signed and inscribed in cyrillic and dated 1989 (on the reverse) oil on canvas with enamel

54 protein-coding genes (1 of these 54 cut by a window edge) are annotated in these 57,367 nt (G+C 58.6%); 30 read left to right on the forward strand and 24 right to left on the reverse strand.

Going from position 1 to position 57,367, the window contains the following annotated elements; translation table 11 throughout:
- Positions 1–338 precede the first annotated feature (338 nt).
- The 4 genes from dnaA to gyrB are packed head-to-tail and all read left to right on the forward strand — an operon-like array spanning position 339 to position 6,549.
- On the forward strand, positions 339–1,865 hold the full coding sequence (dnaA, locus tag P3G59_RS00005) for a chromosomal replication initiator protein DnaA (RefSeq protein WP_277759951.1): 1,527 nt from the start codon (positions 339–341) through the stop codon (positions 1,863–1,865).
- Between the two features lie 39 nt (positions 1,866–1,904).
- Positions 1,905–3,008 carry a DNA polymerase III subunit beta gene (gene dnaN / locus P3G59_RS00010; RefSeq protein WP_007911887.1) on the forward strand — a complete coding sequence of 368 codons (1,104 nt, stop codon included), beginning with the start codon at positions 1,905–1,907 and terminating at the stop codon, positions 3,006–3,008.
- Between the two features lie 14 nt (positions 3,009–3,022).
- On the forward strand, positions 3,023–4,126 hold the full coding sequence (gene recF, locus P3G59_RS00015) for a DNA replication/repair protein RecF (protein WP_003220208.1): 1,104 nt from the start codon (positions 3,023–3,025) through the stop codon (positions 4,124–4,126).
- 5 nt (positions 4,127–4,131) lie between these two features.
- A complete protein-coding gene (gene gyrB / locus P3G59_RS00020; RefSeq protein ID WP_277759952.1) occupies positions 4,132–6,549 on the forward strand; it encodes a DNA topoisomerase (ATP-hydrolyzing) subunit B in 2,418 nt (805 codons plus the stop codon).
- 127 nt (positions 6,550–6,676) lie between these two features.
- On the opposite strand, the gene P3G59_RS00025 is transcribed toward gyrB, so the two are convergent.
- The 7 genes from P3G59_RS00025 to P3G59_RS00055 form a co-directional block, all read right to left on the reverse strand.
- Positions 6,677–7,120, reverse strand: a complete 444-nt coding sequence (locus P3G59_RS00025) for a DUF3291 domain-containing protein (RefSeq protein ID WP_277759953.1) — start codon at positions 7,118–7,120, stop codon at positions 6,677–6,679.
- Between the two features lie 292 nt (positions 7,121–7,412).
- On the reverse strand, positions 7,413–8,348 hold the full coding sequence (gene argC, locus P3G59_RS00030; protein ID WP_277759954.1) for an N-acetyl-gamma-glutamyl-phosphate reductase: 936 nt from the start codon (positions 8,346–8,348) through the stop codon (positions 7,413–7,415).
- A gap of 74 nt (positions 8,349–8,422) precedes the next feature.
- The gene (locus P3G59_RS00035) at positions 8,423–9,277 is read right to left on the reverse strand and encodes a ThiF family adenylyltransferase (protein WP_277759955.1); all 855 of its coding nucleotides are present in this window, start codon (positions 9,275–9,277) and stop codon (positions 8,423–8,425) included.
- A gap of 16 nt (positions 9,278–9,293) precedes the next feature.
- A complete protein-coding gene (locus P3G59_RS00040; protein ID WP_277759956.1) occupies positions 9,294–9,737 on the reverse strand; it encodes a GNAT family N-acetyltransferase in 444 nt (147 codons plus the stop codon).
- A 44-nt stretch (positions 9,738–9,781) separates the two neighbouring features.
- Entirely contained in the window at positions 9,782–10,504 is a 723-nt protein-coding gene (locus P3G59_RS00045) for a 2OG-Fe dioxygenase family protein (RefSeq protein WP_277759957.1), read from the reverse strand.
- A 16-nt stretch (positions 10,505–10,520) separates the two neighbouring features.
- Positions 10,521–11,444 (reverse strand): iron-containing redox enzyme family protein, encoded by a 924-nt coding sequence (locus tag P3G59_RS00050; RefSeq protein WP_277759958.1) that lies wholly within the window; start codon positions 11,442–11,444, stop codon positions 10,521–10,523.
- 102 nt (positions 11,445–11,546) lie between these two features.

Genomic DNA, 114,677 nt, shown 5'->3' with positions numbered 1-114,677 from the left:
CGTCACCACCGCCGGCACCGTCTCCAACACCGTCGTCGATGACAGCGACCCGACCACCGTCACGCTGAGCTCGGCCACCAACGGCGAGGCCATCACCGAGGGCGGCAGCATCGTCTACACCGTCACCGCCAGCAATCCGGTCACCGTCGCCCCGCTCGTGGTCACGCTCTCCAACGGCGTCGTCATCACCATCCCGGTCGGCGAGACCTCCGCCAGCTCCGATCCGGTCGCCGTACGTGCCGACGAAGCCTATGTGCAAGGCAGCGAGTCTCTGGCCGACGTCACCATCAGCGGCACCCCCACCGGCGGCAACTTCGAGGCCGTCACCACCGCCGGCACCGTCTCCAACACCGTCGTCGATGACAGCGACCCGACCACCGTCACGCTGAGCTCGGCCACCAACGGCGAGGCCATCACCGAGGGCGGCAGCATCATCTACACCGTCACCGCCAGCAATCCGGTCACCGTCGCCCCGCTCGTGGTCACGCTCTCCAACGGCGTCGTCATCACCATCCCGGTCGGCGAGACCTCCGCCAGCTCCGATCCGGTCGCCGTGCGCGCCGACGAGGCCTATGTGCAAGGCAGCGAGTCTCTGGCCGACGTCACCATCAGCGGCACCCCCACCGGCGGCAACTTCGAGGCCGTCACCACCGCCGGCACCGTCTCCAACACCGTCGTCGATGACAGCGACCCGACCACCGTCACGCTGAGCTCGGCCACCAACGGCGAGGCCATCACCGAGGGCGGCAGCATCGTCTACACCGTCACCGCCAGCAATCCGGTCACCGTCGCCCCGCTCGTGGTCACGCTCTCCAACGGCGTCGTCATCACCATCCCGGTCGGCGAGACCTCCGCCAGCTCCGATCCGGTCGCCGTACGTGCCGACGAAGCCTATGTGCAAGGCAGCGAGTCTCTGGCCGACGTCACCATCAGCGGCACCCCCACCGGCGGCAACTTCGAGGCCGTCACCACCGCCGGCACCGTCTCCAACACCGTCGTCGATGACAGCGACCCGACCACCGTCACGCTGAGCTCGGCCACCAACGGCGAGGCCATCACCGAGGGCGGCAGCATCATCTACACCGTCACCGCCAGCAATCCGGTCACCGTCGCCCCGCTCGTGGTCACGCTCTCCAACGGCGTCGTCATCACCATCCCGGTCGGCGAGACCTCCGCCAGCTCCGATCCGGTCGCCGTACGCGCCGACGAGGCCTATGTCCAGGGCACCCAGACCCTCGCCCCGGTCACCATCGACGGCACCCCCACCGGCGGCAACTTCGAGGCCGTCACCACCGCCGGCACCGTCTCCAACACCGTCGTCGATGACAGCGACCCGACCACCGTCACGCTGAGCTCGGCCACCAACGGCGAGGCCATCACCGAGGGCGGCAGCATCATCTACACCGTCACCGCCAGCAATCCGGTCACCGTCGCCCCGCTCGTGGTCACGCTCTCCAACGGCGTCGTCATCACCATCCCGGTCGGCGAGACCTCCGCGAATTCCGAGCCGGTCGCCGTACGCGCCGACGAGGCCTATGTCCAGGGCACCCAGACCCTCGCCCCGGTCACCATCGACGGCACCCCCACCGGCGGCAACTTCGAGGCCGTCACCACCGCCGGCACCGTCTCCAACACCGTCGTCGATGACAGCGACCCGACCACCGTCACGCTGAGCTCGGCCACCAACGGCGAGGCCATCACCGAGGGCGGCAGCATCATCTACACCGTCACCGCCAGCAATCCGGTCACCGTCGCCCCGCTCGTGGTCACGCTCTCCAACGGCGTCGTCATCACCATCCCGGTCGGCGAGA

exhibited new york, contemporary russian art center in america, january 17-march 20, 1984 washington, d.c., washington project for the arts, october 19-november 1, 1985 literature and references washington project for the arts, exhibition catalogue, washington, d.c., 1989, p.4 catalogue note sergey mironenko belongs to a generation of artists who joined the world of moscow informal art in the late 1970s. the artist started his creative career as one of the members of the legendary group mukhomor or toadstool (see lot 148). the group\\’\\’s accomplishments include joint literary works, artistic campaigns, objets d\\’\\’art, graphical albums and collective paintings as well as music and poetry performances. in the beginning of 1980s sergey mironenko became one of the most active participants in moscow\\’\\’s underground exhibitions, he took part in all the exhibits organized in the apartment gallery \\“aptart\\”. after the group broke up in 1984 because of soviet regime repressions, mironenko started to work on his own. his creative work combines three stylistic trends – conceptualism, social art and new wave. the distinguishing features of sergey mironenko\\’\\’s art of the 1980s are: irony against the subject of his work and against the piece of art itself; use of ideological clichés of the soviet visual culture adopted from the social art; analytical, intellectual way of work with figurative marks typical for conceptualism; spontaneous way of expression typical for the new wave art. in 1986, in the beginning of perestroika, mironenko was the first to occupy a flat in the squat-house on furmannij lane. very soon this place became the epicenter of the main artistic events of that time. this new space allowed him to create large-scale canvases. another factor which influenced the look of mironenko\\’\\’s works was the opportunity to use high-tech and high-quality materials and to apply new technical methods to create his works. in 1980-90 the artist often used such materials as acrylic, photocopying and steel. the polyptych homo soveticus was created in budapest, especialy for the exhibition of young soviet artists "muveszet helyet muveszet / art instead of art" which took place in the summer of 1989 in the mucsarnok gallery. in the center of this composition one can see the artist\\’\\’s self-portrait painted from a photo which has been used for the first time in his first installation work the president\\’\\’s company (1988). this installation became one of the symbols of perestroika and the new free art from the ussr. that happened thanks to the motto written under several of mironenko\\’\\’s photo-portraits: \\“rascals, what did you do with the country!\\”. public criticism against the soviet regime is evident in a more concealed form in his work homo soveticus as well. his self-portrait as a free artist – with a beard typical of intellectuals, wearing glasses, a soft hat and a bohemian scarf – is surrounded by \\“dumb\\” slogans. these tests are symbolised by the red stripes, their meaning is lost much like the communist propaganda. -alexandra obukhova art projects foundation